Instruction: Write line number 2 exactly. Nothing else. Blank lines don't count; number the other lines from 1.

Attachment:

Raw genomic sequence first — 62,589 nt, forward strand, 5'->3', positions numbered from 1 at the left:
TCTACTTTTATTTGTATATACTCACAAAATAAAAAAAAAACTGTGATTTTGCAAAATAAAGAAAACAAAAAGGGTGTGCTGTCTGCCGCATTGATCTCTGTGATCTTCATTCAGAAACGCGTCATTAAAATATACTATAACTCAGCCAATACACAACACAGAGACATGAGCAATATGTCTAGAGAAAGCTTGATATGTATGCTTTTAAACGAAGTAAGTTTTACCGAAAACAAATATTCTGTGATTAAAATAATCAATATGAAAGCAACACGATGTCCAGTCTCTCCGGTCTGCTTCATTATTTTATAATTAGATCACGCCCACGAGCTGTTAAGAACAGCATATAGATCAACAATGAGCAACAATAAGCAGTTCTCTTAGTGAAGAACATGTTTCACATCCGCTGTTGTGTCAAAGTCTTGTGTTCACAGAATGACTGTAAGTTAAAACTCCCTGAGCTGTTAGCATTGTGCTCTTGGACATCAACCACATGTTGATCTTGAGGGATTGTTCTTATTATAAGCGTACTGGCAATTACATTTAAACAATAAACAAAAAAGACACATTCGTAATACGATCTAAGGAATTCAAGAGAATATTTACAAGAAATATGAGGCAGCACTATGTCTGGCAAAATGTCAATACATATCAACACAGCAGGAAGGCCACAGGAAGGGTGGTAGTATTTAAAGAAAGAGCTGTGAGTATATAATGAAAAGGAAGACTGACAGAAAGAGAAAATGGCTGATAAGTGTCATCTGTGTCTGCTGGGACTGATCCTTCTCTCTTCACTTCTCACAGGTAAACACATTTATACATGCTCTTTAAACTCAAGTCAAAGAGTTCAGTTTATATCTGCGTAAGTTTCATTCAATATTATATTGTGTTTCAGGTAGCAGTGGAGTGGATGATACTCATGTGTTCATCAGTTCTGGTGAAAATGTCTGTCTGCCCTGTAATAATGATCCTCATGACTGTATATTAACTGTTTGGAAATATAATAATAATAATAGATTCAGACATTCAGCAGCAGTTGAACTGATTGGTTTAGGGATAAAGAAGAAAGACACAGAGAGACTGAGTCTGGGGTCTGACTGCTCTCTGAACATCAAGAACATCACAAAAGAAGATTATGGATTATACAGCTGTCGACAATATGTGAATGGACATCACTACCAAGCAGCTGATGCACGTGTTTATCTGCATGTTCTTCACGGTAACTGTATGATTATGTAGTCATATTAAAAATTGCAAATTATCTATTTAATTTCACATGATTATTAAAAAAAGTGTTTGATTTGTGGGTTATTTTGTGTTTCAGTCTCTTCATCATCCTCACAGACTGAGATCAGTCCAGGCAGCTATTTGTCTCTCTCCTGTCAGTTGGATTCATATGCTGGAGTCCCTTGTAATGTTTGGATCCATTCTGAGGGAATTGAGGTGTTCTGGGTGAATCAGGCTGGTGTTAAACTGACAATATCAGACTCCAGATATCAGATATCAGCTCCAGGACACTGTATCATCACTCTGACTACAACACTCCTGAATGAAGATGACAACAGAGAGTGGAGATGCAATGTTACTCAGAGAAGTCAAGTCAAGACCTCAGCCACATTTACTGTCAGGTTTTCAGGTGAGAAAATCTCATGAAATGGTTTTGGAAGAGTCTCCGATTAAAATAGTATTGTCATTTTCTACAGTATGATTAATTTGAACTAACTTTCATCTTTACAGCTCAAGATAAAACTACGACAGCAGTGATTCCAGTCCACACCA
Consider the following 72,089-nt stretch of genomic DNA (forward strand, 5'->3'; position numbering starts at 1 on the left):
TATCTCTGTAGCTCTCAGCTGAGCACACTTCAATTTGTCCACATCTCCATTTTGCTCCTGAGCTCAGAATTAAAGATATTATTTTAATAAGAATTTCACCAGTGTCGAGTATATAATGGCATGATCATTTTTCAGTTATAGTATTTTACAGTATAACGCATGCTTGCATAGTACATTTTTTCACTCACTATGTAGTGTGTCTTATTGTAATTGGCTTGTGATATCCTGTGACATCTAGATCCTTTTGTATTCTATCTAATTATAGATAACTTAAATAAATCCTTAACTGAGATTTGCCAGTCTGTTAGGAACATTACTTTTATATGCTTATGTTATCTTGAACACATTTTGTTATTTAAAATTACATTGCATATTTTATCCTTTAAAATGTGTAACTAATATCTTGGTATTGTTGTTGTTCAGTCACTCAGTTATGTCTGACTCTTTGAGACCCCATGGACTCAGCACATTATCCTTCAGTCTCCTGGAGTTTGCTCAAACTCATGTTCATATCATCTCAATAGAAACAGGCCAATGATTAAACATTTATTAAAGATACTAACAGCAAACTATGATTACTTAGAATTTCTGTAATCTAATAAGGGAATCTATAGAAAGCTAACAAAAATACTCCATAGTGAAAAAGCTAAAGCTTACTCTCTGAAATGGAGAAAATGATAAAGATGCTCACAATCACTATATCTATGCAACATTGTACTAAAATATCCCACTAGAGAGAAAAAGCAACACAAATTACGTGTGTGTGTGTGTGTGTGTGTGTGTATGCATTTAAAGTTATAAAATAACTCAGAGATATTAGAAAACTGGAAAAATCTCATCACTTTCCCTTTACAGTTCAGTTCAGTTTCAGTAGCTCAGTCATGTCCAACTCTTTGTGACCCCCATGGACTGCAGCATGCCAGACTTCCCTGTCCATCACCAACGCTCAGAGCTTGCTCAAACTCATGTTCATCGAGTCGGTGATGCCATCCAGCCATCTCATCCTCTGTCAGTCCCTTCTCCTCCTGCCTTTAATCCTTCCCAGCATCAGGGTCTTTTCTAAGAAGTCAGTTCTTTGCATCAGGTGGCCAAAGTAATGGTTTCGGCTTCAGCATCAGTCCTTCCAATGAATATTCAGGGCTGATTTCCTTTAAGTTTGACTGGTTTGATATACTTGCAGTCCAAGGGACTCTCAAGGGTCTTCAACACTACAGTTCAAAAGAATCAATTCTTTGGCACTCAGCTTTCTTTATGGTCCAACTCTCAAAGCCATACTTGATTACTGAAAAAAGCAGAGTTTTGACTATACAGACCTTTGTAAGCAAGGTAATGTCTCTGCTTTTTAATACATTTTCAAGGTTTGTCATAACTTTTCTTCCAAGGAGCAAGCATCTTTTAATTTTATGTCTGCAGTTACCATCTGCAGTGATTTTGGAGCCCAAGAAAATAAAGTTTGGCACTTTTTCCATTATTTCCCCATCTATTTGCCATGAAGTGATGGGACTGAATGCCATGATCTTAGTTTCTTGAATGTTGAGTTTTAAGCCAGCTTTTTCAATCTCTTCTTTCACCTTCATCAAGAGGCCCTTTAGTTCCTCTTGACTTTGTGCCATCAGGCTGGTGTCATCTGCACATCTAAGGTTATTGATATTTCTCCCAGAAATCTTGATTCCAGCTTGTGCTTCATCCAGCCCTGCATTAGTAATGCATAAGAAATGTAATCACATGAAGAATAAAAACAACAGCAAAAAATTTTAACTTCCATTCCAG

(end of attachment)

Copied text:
TCTACTTTTATTTGTATATACTCACAAAATAAAAAAAAAACTGTGATTTTGCAAAATAAAGAAAACAAAAAGGGTGTGCTGTCTGCCGCATTGATCTCTGTGATCTTCATTCAGAAACGCGTCATTAAAATATACTATAACTCAGCCAATACACAACACAGAGACATGAGCAATATGTCTAGAGAAAGCTTGATATGTATGCTTTTAAACGAAGTAAGTTTTACCGAAAACAAATATTCTGTGATTAAAATAATCAATATGAAAGCAACACGATGTCCAGTCTCTCCGGTCTGCTTCATTATTTTATAATTAGATCACGCCCACGAGCTGTTAAGAACAGCATATAGATCAACAATGAGCAACAATAAGCAGTTCTCTTAGTGAAGAACATGTTTCACATCCGCTGTTGTGTCAAAGTCTTGTGTTCACAGAATGACTGTAAGTTAAAACTCCCTGAGCTGTTAGCATTGTGCTCTTGGACATCAACCACATGTTGATCTTGAGGGATTGTTCTTATTATAAGCGTACTGGCAATTACATTTAAACAATAAACAAAAAAGACACATTCGTAATACGATCTAAGGAATTCAAGAGAATATTTACAAGAAATATGAGGCAGCACTATGTCTGGCAAAATGTCAATACATATCAACACAGCAGGAAGGCCACAGGAAGGGTGGTAGTATTTAAAGAAAGAGCTGTGAGTATATAATGAAAAGGAAGACTGACAGAAAGAGAAAATGGCTGATAAGTGTCATCTGTGTCTGCTGGGACTGATCCTTCTCTCTTCACTTCTCACAGGTAAACACATTTATACATGCTCTTTAAACTCAAGTCAAAGAGTTCAGTTTATATCTGCGTAAGTTTCATTCAATATTATATTGTGTTTCAGGTAGCAGTGGAGTGGATGATACTCATGTGTTCATCAGTTCTGGTGAAAATGTCTGTCTGCCCTGTAATAATGATCCTCATGACTGTATATTAACTGTTTGGAAATATAATAATAATAATAGATTCAGACATTCAGCAGCAGTTGAACTGATTGGTTTAGGGATAAAGAAGAAAGACACAGAGAGACTGAGTCTGGGGTCTGACTGCTCTCTGAACATCAAGAACATCACAAAAGAAGATTATGGATTATACAGCTGTCGACAATATGTGAATGGACATCACTACCAAGCAGCTGATGCACGTGTTTATCTGCATGTTCTTCACGGTAACTGTATGATTATGTAGTCATATTAAAAATTGCAAATTATCTATTTAATTTCACATGATTATTAAAAAAAGTGTTTGATTTGTGGGTTATTTTGTGTTTCAGTCTCTTCATCATCCTCACAGACTGAGATCAGTCCAGGCAGCTATTTGTCTCTCTCCTGTCAGTTGGATTCATATGCTGGAGTCCCTTGTAATGTTTGGATCCATTCTGAGGGAATTGAGGTGTTCTGGGTGAATCAGGCTGGTGTTAAACTGACAATATCAGACTCCAGATATCAGATATCAGCTCCAGGACACTGTATCATCACTCTGACTACAACACTCCTGAATGAAGATGACAACAGAGAGTGGAGATGCAATGTTACTCAGAGAAGTCAAGTCAAGACCTCAGCCACATTTACTGTCAGGTTTTCAGGTGAGAAAATCTCATGAAATGGTTTTGGAAGAGTCTCCGATTAAAATAGTATTGTCATTTTCTACAGTATGATTAATTTGAACTAACTTTCATCTTTACAGCTCAAGATAAAACTACGACAGCAGTGATTCCAGTCCACACCA